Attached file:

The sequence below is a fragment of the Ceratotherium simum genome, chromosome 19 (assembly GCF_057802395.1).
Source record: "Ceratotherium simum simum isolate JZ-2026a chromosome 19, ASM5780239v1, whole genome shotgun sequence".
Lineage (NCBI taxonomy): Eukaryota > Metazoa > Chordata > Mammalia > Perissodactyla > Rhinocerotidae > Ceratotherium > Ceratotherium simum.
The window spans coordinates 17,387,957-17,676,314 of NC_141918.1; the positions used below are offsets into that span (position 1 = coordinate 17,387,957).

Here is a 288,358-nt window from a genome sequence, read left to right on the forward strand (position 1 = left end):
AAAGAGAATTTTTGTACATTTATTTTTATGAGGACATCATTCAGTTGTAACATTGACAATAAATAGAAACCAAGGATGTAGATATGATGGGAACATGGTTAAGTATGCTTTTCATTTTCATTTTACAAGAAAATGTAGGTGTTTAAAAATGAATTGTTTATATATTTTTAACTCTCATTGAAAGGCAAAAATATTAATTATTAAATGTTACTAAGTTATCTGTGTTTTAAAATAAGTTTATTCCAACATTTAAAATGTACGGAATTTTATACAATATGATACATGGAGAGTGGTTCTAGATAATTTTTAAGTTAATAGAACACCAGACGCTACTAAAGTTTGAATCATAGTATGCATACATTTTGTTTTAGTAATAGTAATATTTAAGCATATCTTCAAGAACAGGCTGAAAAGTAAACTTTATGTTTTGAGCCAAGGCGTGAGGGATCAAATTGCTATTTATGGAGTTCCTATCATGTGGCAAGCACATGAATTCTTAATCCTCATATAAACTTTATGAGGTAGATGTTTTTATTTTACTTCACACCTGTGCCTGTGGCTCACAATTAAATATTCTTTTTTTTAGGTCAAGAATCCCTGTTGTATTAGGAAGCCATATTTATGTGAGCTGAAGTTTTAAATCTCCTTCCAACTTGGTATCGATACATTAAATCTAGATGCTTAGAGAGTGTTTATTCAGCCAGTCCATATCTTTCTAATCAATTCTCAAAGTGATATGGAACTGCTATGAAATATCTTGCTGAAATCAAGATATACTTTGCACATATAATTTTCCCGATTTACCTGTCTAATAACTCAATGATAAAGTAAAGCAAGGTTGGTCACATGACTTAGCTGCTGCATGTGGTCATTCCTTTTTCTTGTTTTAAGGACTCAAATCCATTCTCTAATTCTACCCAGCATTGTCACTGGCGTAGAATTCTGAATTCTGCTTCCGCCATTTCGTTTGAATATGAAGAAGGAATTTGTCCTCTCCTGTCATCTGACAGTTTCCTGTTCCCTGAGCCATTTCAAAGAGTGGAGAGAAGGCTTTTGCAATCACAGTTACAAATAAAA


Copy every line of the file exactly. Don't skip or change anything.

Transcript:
The sequence below is a fragment of the Ceratotherium simum genome, chromosome 19 (assembly GCF_057802395.1).
Source record: "Ceratotherium simum simum isolate JZ-2026a chromosome 19, ASM5780239v1, whole genome shotgun sequence".
Lineage (NCBI taxonomy): Eukaryota > Metazoa > Chordata > Mammalia > Perissodactyla > Rhinocerotidae > Ceratotherium > Ceratotherium simum.
The window spans coordinates 17,387,957-17,676,314 of NC_141918.1; the positions used below are offsets into that span (position 1 = coordinate 17,387,957).

Here is a 288,358-nt window from a genome sequence, read left to right on the forward strand (position 1 = left end):
AAAGAGAATTTTTGTACATTTATTTTTATGAGGACATCATTCAGTTGTAACATTGACAATAAATAGAAACCAAGGATGTAGATATGATGGGAACATGGTTAAGTATGCTTTTCATTTTCATTTTACAAGAAAATGTAGGTGTTTAAAAATGAATTGTTTATATATTTTTAACTCTCATTGAAAGGCAAAAATATTAATTATTAAATGTTACTAAGTTATCTGTGTTTTAAAATAAGTTTATTCCAACATTTAAAATGTACGGAATTTTATACAATATGATACATGGAGAGTGGTTCTAGATAATTTTTAAGTTAATAGAACACCAGACGCTACTAAAGTTTGAATCATAGTATGCATACATTTTGTTTTAGTAATAGTAATATTTAAGCATATCTTCAAGAACAGGCTGAAAAGTAAACTTTATGTTTTGAGCCAAGGCGTGAGGGATCAAATTGCTATTTATGGAGTTCCTATCATGTGGCAAGCACATGAATTCTTAATCCTCATATAAACTTTATGAGGTAGATGTTTTTATTTTACTTCACACCTGTGCCTGTGGCTCACAATTAAATATTCTTTTTTTTAGGTCAAGAATCCCTGTTGTATTAGGAAGCCATATTTATGTGAGCTGAAGTTTTAAATCTCCTTCCAACTTGGTATCGATACATTAAATCTAGATGCTTAGAGAGTGTTTATTCAGCCAGTCCATATCTTTCTAATCAATTCTCAAAGTGATATGGAACTGCTATGAAATATCTTGCTGAAATCAAGATATACTTTGCACATATAATTTTCCCGATTTACCTGTCTAATAACTCAATGATAAAGTAAAGCAAGGTTGGTCACATGACTTAGCTGCTGCATGTGGTCATTCCTTTTTCTTGTTTTAAGGACTCAAATCCATTCTCTAATTCTACCCAGCATTGTCACTGGCGTAGAATTCTGAATTCTGCTTCCGCCATTTCGTTTGAATATGAAGAAGGAATTTGTCCTCTCCTGTCATCTGACAGTTTCCTGTTCCCTGAGCCATTTCAAAGAGTGGAGAGAAGGCTTTTGCAATCACAGTTACAAATAAAA